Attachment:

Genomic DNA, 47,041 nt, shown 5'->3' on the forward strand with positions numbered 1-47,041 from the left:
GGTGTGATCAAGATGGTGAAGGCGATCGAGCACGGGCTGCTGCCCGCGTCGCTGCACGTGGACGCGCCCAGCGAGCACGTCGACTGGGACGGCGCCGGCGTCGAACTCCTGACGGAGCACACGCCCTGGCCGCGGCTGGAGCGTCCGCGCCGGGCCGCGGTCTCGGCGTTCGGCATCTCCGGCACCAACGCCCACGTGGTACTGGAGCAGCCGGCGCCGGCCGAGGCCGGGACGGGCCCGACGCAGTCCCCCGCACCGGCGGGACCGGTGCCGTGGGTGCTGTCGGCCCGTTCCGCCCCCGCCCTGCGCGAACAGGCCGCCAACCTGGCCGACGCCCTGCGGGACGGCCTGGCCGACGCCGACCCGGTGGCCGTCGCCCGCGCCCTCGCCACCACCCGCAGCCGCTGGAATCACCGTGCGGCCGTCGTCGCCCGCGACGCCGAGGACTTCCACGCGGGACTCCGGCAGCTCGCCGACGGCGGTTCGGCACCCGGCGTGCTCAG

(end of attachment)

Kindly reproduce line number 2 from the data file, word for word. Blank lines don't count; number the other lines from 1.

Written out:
GGTGTGATCAAGATGGTGAAGGCGATCGAGCACGGGCTGCTGCCCGCGTCGCTGCACGTGGACGCGCCCAGCGAGCACGTCGACTGGGACGGCGCCGGCGTCGAACTCCTGACGGAGCACACGCCCTGGCCGCGGCTGGAGCGTCCGCGCCGGGCCGCGGTCTCGGCGTTCGGCATCTCCGGCACCAACGCCCACGTGGTACTGGAGCAGCCGGCGCCGGCCGAGGCCGGGACGGGCCCGACGCAGTCCCCCGCACCGGCGGGACCGGTGCCGTGGGTGCTGTCGGCCCGTTCCGCCCCCGCCCTGCGCGAACAGGCCGCCAACCTGGCCGACGCCCTGCGGGACGGCCTGGCCGACGCCGACCCGGTGGCCGTCGCCCGCGCCCTCGCCACCACCCGCAGCCGCTGGAATCACCGTGCGGCCGTCGTCGCCCGCGACGCCGAGGACTTCCACGCGGGACTCCGGCAGCTCGCCGACGGCGGTTCGGCACCCGGCGTGCTCAG